The hon. Lady is right, and I spoke to the Chairman of the Justice Committee this morning to discuss his visits, the Committee’s work and the urgent notification. The hon. Lady is right to highlight the violence and self-harm. I would sound a slight note of caution—it is only a slight one—on the incidences of self-harm; it is also important that we look at the number of individuals involved, because some individuals might be prolific self-harmers who account for a very large number of incidents, so there will be a small number of individuals. That is in no way to detract from its significance, but it is important that we are clear about that.
The hon. Lady asks about specific steps that are being taken. First, as I have made clear, we have placed a temporary block on the further placement of young people in Feltham; its capacity is 180, but about 110 young people are there at present, so there is room within Feltham for the staff to stabilise the situation and work on improving matters. The second step has been an urgent review of cell buttons—call buttons. That was highlighted in the report; it may appear to be a small issue, but it is extremely important that when someone buzzes for help or they need help that call is answered, so we have undertaken a review to check that the buttons are working effectively.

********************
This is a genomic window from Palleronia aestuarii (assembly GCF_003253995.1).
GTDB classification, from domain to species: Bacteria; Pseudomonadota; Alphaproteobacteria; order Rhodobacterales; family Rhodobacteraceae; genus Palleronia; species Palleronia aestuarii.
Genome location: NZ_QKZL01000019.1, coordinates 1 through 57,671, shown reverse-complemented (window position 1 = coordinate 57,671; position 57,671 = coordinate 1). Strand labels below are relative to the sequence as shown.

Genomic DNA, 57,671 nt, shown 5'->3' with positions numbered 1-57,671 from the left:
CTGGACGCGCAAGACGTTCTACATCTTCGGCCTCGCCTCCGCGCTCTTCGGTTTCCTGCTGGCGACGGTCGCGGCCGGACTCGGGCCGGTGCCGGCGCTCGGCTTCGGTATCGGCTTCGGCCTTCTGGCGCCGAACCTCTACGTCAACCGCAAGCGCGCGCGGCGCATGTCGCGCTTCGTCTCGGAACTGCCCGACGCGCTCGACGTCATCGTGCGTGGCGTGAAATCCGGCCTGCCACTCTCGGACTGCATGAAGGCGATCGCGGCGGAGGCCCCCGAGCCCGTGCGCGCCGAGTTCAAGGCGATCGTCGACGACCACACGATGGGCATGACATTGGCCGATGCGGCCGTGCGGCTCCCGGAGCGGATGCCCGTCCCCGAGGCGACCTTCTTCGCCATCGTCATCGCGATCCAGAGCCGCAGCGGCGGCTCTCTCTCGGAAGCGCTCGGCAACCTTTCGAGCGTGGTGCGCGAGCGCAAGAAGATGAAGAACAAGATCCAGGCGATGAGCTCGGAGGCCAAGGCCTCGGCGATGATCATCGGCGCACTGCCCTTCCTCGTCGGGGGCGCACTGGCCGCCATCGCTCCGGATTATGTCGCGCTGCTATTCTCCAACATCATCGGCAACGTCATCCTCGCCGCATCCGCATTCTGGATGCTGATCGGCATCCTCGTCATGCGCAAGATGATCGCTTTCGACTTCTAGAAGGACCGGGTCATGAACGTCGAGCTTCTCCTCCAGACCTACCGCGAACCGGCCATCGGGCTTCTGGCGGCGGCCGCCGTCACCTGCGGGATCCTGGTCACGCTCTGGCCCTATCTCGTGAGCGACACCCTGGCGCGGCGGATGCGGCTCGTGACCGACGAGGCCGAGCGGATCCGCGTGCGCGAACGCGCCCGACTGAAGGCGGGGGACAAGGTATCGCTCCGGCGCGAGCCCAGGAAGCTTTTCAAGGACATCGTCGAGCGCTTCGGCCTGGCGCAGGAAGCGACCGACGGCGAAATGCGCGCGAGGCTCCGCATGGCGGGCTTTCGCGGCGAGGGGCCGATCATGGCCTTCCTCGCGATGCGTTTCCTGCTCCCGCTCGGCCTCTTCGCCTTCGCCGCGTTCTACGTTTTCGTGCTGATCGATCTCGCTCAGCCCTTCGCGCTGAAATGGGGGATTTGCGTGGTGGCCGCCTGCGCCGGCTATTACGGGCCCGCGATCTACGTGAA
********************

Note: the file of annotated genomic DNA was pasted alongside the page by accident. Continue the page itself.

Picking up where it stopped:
As I have also said, additional senior level resource is already going in, to bring additional experienced resource in, but also to support the governor in delivering on the action plan and driving forward rapid improvements. Andrew Dickinson, the governor of Wetherby, will be playing a key role in that; we have seen the positive inspection report he got at Wetherby and it is important that we draw on those lessons to work with the very able governor we have in Feltham.
In terms of the buildings, a programme is already under way for works to improve showers and other facilities, and I have asked the director of the youth custody service to undertake a review of the overall state of the estate there, to identify if any capital or other works are urgently needed.
Finally, we need to ensure that, as swiftly as we can, we address the challenges the chief inspector highlighted on how particular policies were applied, especially the keep-apart policy; while that has an important role to play in tackling gang-related or other violence, it must not lead to a curtailment of the regime and the active regime, which can play a key part in keeping young people active and keeping a lid on tensions and violence.